Getting pregnant
How important is it to you that the HIV medications you use will allow you to get pregnant safely? That way, you won’t have to switch to another kind of medicine if you get pregnant.

Watch out for the information leaflet!
You can get depressed from just reading the information leaflet that comes with your HIV medications. What a laundry list of miserable conditions! Manufacturers are required by law to include any possible side effects in this list, even if they are extremely rare or if it is not entirely clear whether the symptom is related to the medicine or to HIV itself. It could be a good idea to read through the information leaflets once so that you know if a symptom you might have could have something to do with your medicines. But you should realise that the side effects generally only show up in a very small percentage of the users. There is a booklet for almost every kind of HIV medication published by the manufacturer that includes the most important information from the information leaflet, but then written in language that is easy to understand. Ask your HIV nurse about it.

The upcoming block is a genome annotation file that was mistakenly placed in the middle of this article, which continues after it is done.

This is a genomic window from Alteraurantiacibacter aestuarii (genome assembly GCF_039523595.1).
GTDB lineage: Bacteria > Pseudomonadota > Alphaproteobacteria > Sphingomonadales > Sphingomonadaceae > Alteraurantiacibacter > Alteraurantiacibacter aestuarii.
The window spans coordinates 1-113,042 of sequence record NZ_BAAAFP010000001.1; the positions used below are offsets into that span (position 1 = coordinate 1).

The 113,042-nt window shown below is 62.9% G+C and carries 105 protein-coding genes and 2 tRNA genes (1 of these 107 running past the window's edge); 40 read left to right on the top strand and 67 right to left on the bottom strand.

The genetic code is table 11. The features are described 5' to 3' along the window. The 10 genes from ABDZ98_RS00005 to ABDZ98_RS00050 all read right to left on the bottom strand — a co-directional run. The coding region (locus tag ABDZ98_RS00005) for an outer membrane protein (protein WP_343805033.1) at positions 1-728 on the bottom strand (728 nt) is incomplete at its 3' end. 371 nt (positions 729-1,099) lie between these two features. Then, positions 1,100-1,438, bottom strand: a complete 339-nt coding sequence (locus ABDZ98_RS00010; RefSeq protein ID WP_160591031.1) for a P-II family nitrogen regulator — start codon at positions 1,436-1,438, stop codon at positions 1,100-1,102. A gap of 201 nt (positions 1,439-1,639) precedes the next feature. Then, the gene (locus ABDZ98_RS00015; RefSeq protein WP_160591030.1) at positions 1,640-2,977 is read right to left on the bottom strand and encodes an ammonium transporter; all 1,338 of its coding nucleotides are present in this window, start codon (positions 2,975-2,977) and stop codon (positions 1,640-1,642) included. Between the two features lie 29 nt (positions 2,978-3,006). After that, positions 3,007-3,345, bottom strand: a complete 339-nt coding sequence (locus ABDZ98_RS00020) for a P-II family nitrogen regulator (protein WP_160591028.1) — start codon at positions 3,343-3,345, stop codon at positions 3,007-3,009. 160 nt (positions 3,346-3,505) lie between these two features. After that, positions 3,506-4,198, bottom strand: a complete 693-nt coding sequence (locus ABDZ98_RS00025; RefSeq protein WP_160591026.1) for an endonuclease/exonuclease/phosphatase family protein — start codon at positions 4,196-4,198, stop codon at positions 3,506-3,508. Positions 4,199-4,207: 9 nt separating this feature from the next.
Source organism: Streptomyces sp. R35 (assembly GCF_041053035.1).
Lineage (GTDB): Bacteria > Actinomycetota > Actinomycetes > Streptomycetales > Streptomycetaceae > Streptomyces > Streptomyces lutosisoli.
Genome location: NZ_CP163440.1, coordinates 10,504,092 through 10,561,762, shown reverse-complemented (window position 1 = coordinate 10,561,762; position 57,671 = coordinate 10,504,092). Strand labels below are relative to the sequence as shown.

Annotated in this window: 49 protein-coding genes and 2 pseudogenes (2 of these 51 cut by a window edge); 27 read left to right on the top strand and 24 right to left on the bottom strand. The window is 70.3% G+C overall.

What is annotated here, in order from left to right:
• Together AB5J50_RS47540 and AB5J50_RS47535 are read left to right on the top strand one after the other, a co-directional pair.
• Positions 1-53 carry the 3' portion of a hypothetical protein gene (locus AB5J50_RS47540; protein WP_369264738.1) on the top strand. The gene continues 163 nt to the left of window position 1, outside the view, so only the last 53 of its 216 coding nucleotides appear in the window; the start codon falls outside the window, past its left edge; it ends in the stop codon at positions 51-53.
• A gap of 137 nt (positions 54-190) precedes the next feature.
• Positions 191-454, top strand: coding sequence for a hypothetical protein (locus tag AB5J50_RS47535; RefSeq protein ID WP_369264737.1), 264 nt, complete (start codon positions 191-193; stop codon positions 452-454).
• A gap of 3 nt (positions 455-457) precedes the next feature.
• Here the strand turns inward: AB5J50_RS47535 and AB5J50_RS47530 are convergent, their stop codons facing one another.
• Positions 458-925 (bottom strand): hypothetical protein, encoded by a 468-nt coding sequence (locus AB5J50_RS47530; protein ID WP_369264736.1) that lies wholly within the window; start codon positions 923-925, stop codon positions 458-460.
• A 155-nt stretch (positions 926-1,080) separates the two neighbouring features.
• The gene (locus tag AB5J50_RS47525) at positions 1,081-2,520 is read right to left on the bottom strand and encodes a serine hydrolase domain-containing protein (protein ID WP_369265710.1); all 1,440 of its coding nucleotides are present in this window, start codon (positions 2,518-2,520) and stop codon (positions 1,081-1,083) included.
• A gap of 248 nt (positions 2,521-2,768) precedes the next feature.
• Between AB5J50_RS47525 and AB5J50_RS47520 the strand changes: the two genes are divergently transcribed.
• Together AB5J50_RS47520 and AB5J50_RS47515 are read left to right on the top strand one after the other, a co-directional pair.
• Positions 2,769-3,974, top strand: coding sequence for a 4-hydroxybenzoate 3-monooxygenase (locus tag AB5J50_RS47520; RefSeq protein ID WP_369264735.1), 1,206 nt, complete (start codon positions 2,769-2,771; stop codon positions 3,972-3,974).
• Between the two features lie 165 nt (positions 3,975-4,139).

Redistribution of fat
The redistribution of fat (also known as lipodystrophy or lipoatrophy) is probably the side effect that people with HIV fear the most. The redistribution of fat will lead to one or sometimes more of the following: sunken cheeks; thin or thick arms, legs, breasts and/or stomach; a lump of fat in your neck. The information leaflet for every HIV medication is required to mention the risk of the redistribution of fat. In practice, the medicines that are known to actually cause the redistribution of fat are only prescribed if there is no other choice. If you are just starting with HIV medications now, you will not get those medicines.

Discuss side effects
If you want to have a realistic idea about the side effects of a particular kind of medication, you can discuss that with your internist or HIV nurse, for example. You might like to have things made more concrete. Two in three users have no problems with side effects from a certain type medication. One in three users has problems with a certain side effect. For one person, the side effect will disappear after about six weeks. For another, the side effect gets better, but never goes away completely. Yet another person may have so much trouble from a side effect that he or she has to switch to a different medication.